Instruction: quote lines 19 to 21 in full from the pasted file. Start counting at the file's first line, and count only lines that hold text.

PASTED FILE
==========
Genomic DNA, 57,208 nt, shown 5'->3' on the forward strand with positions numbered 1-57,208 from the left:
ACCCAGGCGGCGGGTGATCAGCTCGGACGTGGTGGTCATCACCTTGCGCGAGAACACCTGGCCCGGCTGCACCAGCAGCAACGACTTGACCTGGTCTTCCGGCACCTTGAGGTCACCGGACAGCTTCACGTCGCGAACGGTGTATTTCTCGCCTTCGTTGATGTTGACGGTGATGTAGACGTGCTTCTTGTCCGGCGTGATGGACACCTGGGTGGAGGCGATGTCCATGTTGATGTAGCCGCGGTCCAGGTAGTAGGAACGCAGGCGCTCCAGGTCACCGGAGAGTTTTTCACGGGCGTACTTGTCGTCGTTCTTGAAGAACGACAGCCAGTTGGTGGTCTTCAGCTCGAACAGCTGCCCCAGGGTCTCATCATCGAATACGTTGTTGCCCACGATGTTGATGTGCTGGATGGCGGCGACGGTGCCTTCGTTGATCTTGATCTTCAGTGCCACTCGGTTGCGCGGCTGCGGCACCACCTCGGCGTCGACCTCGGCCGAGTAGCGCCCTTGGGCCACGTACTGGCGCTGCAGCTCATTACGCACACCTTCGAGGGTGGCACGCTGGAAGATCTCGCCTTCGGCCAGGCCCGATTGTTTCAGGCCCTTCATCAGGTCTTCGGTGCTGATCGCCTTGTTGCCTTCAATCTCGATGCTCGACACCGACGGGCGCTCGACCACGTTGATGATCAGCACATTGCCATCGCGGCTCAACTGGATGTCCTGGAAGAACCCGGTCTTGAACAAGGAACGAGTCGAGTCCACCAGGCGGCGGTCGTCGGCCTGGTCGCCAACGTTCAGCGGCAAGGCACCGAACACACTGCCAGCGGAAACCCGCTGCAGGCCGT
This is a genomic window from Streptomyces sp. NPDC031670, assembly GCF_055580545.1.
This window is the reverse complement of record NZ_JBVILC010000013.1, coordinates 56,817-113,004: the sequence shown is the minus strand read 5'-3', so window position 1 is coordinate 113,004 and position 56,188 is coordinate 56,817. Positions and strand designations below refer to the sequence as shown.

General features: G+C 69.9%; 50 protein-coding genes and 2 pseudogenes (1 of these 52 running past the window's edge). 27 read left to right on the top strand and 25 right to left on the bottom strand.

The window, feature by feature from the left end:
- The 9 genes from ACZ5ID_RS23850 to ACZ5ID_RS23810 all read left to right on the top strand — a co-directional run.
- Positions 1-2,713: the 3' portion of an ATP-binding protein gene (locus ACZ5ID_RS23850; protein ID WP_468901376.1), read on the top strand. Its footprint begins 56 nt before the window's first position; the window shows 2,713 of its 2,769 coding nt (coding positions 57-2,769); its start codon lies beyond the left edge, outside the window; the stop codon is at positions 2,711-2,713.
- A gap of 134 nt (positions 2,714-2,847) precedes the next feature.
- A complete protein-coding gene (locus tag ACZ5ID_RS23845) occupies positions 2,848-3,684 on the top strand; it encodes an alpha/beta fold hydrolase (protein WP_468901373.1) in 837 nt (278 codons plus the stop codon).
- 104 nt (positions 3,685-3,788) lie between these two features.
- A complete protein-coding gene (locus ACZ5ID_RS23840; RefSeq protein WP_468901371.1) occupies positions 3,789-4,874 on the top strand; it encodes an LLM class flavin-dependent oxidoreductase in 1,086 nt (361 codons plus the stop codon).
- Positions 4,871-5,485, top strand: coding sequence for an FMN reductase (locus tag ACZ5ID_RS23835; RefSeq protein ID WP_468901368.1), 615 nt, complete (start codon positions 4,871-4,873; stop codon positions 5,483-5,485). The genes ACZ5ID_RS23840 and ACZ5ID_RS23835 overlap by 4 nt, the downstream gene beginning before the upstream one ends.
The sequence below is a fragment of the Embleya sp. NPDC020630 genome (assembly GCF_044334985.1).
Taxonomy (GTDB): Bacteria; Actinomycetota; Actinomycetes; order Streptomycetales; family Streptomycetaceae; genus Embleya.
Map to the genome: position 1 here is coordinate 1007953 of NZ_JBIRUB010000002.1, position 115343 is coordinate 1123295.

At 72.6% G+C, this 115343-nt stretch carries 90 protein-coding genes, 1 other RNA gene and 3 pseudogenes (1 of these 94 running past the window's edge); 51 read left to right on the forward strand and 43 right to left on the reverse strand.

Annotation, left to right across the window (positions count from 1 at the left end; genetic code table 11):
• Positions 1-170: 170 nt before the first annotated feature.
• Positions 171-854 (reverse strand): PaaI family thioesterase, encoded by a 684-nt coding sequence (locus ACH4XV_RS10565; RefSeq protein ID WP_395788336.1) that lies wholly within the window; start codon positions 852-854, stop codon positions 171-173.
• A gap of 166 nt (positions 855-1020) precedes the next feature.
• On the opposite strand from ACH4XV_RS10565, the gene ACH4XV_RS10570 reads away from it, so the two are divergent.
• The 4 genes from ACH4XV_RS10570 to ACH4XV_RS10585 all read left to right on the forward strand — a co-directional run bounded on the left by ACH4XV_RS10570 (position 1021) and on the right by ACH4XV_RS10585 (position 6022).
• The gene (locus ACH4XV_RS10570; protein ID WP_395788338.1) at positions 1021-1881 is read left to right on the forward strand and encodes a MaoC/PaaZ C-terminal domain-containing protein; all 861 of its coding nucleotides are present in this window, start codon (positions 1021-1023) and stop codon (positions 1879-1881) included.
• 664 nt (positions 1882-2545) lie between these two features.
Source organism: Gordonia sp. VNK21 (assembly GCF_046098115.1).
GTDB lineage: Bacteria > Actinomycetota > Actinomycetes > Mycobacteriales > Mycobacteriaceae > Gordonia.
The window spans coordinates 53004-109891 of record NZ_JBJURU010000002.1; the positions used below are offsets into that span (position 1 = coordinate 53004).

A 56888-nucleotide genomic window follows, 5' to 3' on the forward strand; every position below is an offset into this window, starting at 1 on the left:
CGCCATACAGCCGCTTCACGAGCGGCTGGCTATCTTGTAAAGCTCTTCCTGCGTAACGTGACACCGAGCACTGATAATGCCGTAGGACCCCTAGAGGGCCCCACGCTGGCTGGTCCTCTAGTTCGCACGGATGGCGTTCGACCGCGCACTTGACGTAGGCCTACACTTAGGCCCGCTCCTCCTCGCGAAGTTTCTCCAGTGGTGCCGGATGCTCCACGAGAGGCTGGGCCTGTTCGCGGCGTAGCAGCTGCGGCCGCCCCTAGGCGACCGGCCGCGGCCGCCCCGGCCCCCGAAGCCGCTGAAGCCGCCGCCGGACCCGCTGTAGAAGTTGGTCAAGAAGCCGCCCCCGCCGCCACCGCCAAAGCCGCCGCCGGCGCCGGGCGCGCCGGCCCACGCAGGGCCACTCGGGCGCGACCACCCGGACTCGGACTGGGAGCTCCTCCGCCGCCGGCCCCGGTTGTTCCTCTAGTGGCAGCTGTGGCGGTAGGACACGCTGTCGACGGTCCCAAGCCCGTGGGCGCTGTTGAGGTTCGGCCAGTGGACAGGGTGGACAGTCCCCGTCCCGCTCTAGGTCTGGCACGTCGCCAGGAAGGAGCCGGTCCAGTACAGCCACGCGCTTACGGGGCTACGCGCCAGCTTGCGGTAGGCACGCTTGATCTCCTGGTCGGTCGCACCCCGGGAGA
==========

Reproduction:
• Positions 1-170: 170 nt before the first annotated feature.
• Positions 171-854 (reverse strand): PaaI family thioesterase, encoded by a 684-nt coding sequence (locus ACH4XV_RS10565; RefSeq protein ID WP_395788336.1) that lies wholly within the window; start codon positions 852-854, stop codon positions 171-173.
• A gap of 166 nt (positions 855-1020) precedes the next feature.